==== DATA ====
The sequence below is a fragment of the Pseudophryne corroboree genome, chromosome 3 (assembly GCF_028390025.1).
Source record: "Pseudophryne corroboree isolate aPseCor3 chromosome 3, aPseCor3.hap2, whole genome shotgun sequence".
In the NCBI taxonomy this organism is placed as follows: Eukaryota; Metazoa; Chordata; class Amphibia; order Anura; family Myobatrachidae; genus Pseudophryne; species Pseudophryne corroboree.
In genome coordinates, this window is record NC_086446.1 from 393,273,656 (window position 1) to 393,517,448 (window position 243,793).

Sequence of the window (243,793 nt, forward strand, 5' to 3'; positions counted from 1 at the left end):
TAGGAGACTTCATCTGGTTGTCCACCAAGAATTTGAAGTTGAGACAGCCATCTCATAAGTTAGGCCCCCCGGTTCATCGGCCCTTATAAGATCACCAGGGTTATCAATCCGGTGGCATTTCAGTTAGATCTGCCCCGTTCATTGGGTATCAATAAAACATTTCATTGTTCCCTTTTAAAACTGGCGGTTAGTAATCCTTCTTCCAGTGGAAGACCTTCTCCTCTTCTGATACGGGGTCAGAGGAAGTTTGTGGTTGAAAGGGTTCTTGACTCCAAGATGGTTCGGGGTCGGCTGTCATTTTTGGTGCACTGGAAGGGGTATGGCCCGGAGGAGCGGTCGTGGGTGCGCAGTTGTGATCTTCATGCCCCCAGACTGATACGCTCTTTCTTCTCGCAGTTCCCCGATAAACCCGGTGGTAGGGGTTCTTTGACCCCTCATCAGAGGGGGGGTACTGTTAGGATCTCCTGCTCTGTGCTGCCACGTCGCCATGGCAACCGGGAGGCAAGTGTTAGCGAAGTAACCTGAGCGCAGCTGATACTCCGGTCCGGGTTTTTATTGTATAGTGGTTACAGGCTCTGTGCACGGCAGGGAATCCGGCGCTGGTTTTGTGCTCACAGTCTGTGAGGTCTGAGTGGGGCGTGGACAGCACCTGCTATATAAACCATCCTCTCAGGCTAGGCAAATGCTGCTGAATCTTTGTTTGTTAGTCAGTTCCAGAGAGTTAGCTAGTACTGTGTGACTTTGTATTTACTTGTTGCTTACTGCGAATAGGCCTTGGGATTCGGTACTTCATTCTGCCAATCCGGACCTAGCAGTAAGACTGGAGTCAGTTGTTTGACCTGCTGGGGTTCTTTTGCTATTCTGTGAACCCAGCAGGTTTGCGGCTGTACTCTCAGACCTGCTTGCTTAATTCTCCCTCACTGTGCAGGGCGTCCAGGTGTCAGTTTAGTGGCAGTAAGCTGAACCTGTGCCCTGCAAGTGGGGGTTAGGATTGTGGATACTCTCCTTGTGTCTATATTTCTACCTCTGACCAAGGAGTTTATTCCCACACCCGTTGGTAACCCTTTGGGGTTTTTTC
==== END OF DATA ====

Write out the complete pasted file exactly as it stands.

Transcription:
The sequence below is a fragment of the Pseudophryne corroboree genome, chromosome 3 (assembly GCF_028390025.1).
Source record: "Pseudophryne corroboree isolate aPseCor3 chromosome 3, aPseCor3.hap2, whole genome shotgun sequence".
In the NCBI taxonomy this organism is placed as follows: Eukaryota; Metazoa; Chordata; class Amphibia; order Anura; family Myobatrachidae; genus Pseudophryne; species Pseudophryne corroboree.
In genome coordinates, this window is record NC_086446.1 from 393,273,656 (window position 1) to 393,517,448 (window position 243,793).

Sequence of the window (243,793 nt, forward strand, 5' to 3'; positions counted from 1 at the left end):
TAGGAGACTTCATCTGGTTGTCCACCAAGAATTTGAAGTTGAGACAGCCATCTCATAAGTTAGGCCCCCCGGTTCATCGGCCCTTATAAGATCACCAGGGTTATCAATCCGGTGGCATTTCAGTTAGATCTGCCCCGTTCATTGGGTATCAATAAAACATTTCATTGTTCCCTTTTAAAACTGGCGGTTAGTAATCCTTCTTCCAGTGGAAGACCTTCTCCTCTTCTGATACGGGGTCAGAGGAAGTTTGTGGTTGAAAGGGTTCTTGACTCCAAGATGGTTCGGGGTCGGCTGTCATTTTTGGTGCACTGGAAGGGGTATGGCCCGGAGGAGCGGTCGTGGGTGCGCAGTTGTGATCTTCATGCCCCCAGACTGATACGCTCTTTCTTCTCGCAGTTCCCCGATAAACCCGGTGGTAGGGGTTCTTTGACCCCTCATCAGAGGGGGGGTACTGTTAGGATCTCCTGCTCTGTGCTGCCACGTCGCCATGGCAACCGGGAGGCAAGTGTTAGCGAAGTAACCTGAGCGCAGCTGATACTCCGGTCCGGGTTTTTATTGTATAGTGGTTACAGGCTCTGTGCACGGCAGGGAATCCGGCGCTGGTTTTGTGCTCACAGTCTGTGAGGTCTGAGTGGGGCGTGGACAGCACCTGCTATATAAACCATCCTCTCAGGCTAGGCAAATGCTGCTGAATCTTTGTTTGTTAGTCAGTTCCAGAGAGTTAGCTAGTACTGTGTGACTTTGTATTTACTTGTTGCTTACTGCGAATAGGCCTTGGGATTCGGTACTTCATTCTGCCAATCCGGACCTAGCAGTAAGACTGGAGTCAGTTGTTTGACCTGCTGGGGTTCTTTTGCTATTCTGTGAACCCAGCAGGTTTGCGGCTGTACTCTCAGACCTGCTTGCTTAATTCTCCCTCACTGTGCAGGGCGTCCAGGTGTCAGTTTAGTGGCAGTAAGCTGAACCTGTGCCCTGCAAGTGGGGGTTAGGATTGTGGATACTCTCCTTGTGTCTATATTTCTACCTCTGACCAAGGAGTTTATTCCCACACCCGTTGGTAACCCTTTGGGGTTTTTTC